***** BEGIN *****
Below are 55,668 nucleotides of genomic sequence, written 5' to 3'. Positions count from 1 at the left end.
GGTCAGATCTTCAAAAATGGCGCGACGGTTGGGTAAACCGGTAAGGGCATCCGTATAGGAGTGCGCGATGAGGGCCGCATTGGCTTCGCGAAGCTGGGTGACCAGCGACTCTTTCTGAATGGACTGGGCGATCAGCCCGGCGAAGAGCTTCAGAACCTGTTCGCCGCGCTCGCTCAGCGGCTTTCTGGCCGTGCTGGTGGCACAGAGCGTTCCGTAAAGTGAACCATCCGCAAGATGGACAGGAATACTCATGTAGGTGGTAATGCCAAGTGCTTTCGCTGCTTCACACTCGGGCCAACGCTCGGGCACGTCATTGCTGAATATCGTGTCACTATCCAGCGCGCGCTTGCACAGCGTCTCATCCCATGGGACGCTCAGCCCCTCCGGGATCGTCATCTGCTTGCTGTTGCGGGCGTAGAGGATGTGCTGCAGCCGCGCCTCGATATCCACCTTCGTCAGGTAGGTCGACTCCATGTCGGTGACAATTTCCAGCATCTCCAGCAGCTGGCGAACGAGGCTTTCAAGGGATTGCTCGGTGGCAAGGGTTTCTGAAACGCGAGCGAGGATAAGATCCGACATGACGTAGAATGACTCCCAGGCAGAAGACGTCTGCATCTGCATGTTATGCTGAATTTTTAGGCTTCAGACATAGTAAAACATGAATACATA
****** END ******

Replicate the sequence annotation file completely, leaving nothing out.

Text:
Below are 55,668 nucleotides of genomic sequence, written 5' to 3'. Positions count from 1 at the left end.
GGTCAGATCTTCAAAAATGGCGCGACGGTTGGGTAAACCGGTAAGGGCATCCGTATAGGAGTGCGCGATGAGGGCCGCATTGGCTTCGCGAAGCTGGGTGACCAGCGACTCTTTCTGAATGGACTGGGCGATCAGCCCGGCGAAGAGCTTCAGAACCTGTTCGCCGCGCTCGCTCAGCGGCTTTCTGGCCGTGCTGGTGGCACAGAGCGTTCCGTAAAGTGAACCATCCGCAAGATGGACAGGAATACTCATGTAGGTGGTAATGCCAAGTGCTTTCGCTGCTTCACACTCGGGCCAACGCTCGGGCACGTCATTGCTGAATATCGTGTCACTATCCAGCGCGCGCTTGCACAGCGTCTCATCCCATGGGACGCTCAGCCCCTCCGGGATCGTCATCTGCTTGCTGTTGCGGGCGTAGAGGATGTGCTGCAGCCGCGCCTCGATATCCACCTTCGTCAGGTAGGTCGACTCCATGTCGGTGACAATTTCCAGCATCTCCAGCAGCTGGCGAACGAGGCTTTCAAGGGATTGCTCGGTGGCAAGGGTTTCTGAAACGCGAGCGAGGATAAGATCCGACATGACGTAGAATGACTCCCAGGCAGAAGACGTCTGCATCTGCATGTTATGCTGAATTTTTAGGCTTCAGACATAGTAAAACATGAATACATA